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Obsession with testing is doing great damage

On June 8, thousands of teachers, administrators, parents and students gathered in Albany to protest the egregious misuse of standardized testing in New York State. If this is understood to be saying no to any testing whatsoever, then the observer has seriously missed the point. In an Aug. 11 Viewpoints piece in The News, Norman Augustine did just that.

Properly and moderately used standardized testing is a vitally important part of the whole schooling picture. I teach English as a second language, and each year, my students take the NYSESLAT, a standardized test that measures their English proficiency and determines the amount of ESL teaching the student will receive the next school year. It is a fairly reliable test, and as such provides critically needed information.

However, the NYSESLAT is the only official measure allowed, and it sometimes errs badly, withholding needed teaching or keeping a student in ESL when the student is ready to exit. This is the nature of a high-stakes, standardized assessment, in which students have only one chance every year to show what they know, and it had better be a good day for them.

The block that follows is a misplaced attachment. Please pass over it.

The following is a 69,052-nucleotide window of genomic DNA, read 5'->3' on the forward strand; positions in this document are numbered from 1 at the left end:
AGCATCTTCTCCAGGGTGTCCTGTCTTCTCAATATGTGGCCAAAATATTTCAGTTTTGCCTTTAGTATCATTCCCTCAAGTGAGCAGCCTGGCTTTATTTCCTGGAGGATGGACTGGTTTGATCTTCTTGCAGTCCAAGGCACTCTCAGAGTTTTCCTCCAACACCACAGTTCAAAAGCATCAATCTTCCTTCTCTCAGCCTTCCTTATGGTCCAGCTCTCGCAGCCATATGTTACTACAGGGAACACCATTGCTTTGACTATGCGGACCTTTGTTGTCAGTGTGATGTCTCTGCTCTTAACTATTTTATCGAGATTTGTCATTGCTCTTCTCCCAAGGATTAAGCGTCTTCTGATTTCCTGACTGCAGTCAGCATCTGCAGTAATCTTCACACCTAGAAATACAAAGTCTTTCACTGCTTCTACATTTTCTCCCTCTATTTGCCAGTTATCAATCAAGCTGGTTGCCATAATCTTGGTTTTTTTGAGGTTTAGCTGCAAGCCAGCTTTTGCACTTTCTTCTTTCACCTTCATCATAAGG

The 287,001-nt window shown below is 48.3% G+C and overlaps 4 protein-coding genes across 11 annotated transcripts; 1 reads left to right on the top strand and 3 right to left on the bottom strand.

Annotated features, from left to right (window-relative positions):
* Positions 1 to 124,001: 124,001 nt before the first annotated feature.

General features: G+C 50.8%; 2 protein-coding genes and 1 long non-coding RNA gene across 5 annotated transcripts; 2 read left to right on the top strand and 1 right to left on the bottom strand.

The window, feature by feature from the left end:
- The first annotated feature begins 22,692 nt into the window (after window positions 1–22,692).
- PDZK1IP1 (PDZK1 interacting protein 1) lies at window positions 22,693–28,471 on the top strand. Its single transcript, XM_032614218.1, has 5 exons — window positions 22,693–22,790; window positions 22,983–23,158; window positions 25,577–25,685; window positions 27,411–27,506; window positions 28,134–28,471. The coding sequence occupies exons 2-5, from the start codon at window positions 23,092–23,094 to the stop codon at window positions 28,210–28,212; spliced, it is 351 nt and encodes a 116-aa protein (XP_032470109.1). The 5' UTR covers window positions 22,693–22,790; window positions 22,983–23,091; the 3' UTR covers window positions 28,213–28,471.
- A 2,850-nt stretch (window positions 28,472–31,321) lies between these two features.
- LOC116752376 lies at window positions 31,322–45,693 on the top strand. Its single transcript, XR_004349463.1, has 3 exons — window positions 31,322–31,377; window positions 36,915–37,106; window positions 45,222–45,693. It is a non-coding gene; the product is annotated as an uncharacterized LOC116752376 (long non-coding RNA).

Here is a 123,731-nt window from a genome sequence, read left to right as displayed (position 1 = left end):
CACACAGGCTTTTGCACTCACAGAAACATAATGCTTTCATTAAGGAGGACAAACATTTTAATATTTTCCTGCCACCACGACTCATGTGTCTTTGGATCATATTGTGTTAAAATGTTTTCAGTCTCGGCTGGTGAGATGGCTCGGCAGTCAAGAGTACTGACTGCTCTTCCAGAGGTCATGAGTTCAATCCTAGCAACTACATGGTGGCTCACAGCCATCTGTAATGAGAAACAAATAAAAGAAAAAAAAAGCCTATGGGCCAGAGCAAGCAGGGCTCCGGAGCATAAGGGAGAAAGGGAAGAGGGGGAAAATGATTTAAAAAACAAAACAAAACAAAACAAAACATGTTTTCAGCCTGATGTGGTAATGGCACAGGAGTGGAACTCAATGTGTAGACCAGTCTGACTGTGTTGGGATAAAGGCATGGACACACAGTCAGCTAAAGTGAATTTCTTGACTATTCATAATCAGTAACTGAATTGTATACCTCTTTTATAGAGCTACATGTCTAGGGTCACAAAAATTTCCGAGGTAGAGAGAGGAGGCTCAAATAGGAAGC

This was the normal situation a year or two ago, before New York State went test crazy. Today, students must take a test at the beginning of the school year in every subject area, even in social studies and science. In other words, we need to test students to determine that they indeed do not know what they have not yet learned.

Even such subjects as art, gym, and orchestra are tested. I wonder how a student’s accomplishments in painting, volleyball, or trumpet are revealed in a multiple-choice question.

The examples go on. In short, New York State’s current obsession with testing is doing great damage. Standardized tests do play a very important role in teaching, but they do have limitations, as any testing expert will warn. Far beyond that, the amount of testing is out of control, and it has a definite negative impact in the classroom. Let’s get the testing right.

Todd Mitchell

Buffalo